1) B, D, G are soft, not hard consonants

This was one of the first things I picked up on in my linguistics class and it totally blew my mind. At the beginnings of word or phrases, the B, D, and G sounds are “full stops” or are pronounced strongly, just like they are in English: vinagre, día, and gamba begin with clean, firm Bs, Ds, and Gs.

However, whenever you see a B/D/G in between two vowels, that’s your key to smooth things out, since they are pronounced much softer in Spanish in this position. The technical linguistic term here is fricative vs. stop; but to make things simpler, whenever the letters B or V come between two vowels, they end up sounding more like a V than a B; the D becomes a voiced TH as in the English word “the”; and the soft G is the lazy cousin of the hard G that doesn’t want to get out of bed (think of the modern Greek pronunciation of gyro).

In all cases where B/D/G come between vowels, the sound they make is never as forced and enunciated as an English V, TH, or G, but instead something a little smoother and softer. Your lips and teeth don’t touch when you make the soft B sound, your tongue just kind of hangs out between your teeth for the soft D sound; and for the soft G sound, you want to push air at the back of your throat in the same way you would with the Spanish J sound, only with voice behind it.

Here’s a few examples with pronunciation guides:

* complicado “com-plee-KAH-tho” [kom.pliˈca.ðo]
* preguntaba “pray-ghoon-TAH-vah” [pre.ɣunˈta.βa]
* la bomba “lah VOM-bah” [la ˈβom.ba]
* la garganta “la ghar-GHAN-tah” [la ɣarˈɣan.ta]
* digo yo “DEE-gho jo” [ˈdi.ɣo ʝo]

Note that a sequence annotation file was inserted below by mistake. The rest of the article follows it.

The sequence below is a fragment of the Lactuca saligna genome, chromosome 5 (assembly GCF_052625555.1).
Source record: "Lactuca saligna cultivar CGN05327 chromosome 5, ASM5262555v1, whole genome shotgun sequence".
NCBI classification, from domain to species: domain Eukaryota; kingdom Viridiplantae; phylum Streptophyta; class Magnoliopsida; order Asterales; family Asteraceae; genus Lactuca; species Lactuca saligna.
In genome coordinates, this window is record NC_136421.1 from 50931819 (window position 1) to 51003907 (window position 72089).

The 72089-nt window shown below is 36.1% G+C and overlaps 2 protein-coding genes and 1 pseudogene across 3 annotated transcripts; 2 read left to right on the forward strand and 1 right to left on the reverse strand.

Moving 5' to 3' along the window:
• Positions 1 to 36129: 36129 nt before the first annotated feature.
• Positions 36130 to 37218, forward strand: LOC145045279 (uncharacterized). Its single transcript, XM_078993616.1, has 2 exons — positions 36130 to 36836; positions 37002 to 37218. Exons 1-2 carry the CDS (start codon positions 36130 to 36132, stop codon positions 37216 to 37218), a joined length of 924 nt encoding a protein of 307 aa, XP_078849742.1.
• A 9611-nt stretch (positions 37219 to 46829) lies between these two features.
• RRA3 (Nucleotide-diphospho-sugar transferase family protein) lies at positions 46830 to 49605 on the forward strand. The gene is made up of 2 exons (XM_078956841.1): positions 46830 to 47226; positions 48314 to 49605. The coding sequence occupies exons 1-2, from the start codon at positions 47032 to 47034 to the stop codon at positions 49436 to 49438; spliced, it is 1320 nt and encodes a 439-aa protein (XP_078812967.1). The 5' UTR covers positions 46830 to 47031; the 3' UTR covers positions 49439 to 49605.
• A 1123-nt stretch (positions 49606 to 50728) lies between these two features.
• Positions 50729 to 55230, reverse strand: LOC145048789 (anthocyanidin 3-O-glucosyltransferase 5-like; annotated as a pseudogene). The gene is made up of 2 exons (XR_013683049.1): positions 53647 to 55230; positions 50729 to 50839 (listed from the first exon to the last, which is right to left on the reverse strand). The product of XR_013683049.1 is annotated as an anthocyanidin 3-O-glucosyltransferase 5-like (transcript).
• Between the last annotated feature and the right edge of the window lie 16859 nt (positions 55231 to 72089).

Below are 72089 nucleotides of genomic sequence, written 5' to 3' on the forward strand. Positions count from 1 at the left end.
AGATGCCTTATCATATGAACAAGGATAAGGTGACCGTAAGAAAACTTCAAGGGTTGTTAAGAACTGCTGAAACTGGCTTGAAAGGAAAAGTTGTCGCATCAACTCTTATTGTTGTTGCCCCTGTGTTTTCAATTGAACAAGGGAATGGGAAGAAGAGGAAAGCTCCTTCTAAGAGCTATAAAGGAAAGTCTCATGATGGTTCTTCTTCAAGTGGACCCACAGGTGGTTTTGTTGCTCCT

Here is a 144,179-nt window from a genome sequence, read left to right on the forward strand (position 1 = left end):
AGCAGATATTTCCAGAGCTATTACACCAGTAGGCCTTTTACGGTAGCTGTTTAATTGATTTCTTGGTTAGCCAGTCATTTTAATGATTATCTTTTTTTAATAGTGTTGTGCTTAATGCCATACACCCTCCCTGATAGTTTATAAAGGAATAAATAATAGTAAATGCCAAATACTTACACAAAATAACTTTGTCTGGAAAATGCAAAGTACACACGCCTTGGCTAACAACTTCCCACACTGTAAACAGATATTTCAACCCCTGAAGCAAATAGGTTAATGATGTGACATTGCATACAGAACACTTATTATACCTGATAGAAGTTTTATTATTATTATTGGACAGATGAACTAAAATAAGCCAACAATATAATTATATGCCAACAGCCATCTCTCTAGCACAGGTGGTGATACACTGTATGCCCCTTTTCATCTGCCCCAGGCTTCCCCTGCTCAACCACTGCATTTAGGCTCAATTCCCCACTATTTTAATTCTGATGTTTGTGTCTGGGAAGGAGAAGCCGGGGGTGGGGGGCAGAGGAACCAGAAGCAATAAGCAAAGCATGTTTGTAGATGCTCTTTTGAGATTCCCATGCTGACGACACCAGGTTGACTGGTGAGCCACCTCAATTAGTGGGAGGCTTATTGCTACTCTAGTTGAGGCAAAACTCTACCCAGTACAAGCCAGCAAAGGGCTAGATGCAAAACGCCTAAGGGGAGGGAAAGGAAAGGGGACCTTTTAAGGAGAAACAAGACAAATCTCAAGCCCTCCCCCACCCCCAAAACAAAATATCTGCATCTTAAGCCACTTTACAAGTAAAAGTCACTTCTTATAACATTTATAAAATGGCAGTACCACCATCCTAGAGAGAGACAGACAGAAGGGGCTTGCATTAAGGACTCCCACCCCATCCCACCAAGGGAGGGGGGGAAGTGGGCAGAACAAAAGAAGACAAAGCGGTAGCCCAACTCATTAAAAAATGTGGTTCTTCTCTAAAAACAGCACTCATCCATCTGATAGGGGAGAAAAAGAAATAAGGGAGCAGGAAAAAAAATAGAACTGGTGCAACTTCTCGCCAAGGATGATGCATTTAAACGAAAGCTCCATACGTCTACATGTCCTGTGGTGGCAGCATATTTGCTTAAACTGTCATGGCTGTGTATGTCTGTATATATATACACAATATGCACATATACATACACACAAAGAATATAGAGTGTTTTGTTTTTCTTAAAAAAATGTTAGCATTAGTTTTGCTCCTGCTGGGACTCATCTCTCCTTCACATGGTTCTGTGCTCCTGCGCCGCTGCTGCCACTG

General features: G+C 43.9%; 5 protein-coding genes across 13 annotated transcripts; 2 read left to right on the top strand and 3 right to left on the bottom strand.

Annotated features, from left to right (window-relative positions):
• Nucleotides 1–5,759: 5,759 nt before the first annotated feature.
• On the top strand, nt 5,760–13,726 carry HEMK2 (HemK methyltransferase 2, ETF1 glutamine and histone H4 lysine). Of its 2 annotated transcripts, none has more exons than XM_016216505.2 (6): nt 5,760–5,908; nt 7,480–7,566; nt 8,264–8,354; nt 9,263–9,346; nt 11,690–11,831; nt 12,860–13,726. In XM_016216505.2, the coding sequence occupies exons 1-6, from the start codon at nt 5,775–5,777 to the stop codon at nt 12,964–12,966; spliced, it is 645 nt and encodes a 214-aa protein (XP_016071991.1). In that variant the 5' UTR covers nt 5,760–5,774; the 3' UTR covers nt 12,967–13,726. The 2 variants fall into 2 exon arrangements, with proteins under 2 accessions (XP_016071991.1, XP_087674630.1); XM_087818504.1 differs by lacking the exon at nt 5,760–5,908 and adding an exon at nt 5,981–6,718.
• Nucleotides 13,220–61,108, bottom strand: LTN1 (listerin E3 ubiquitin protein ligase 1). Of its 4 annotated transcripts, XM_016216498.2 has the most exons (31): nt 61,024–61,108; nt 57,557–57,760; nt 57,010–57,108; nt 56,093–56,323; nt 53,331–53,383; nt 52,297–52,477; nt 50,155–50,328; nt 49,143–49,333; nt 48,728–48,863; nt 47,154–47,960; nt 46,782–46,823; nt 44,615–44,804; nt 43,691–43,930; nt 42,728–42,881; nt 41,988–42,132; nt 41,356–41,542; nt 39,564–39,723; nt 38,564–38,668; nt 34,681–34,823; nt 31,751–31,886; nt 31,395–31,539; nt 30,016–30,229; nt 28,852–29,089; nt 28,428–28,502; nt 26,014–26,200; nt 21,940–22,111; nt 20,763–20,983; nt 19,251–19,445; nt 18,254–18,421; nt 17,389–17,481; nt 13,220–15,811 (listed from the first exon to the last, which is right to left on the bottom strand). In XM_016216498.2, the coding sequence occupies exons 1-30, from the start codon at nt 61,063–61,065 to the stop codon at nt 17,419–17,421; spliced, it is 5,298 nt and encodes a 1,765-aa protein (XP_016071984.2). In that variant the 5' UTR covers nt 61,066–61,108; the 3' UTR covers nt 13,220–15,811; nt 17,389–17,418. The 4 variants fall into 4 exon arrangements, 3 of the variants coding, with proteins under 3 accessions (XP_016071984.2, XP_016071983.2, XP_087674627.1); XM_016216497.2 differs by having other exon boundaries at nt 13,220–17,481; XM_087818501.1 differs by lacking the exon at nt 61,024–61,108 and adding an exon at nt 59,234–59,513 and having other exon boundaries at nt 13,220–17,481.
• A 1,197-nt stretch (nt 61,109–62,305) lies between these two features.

* te lo digo “tay lo THEE-gho” [te lo ˈði.ɣo]

Monday, July 27, 2015

Where to See Roman Ruins in Spain

The land that we call Spain today belonged to the Roman Empire for nearly 600 years, so it shouldn’t come as a surprise that we can find countless relics dating from this time period across the country—not least the Castilian language itself, which derives from the Latin the Romans imposed on Hispania. Coming from a part of the U.S. where it’s a big deal to catch a glimpse of a truck that’s only half a century old, I naturally gravitated to places like ancient Roman ruins as I made my way from one region of Spain to another. This country has so much Roman heritage to offer—on par with Italy or France!—so read on to learn where to go in Spain for your ancient ruin fix.

1) City of Mérida

Roman theater
Today the capital of vast, lonely Extremadura in western Spain, Mérida was founded as a settlement of emeritus (veteran) soldiers along the Guadiana River. Emerita Augusta would become the capital of Lusitania province (which included modern-day Portugal and Extremadura) and was graced with an amphitheater, a theater, a circus “speedway” for chariot races, monumental arches, a forum, temples, a mile-long bridge, and, of course, an aqueduct, all of which you can still marvel at today, 2,000 years later. It may sound like I’m just listing things off, but there really is simply so much that has been preserved here!

Wednesday, June 24, 2015

The 7 Craziest Things I’ve Eaten in Spain

Despite what many Spaniards may tell you, the food here is not spicy at all. But that hardly means Spanish cuisine is boring! I’ve broadened my palate and tried so many new things since moving to Spain in 2012, picking up a taste for everything from sardines and anchovies to cured beef and cheese. During this culinary adventure I’ve had throughout the country, though, I’ve come across some pretty crazy stuff, most of which I actually enjoy eating now! Read on to see some of the exciting dishes you can try in Spain.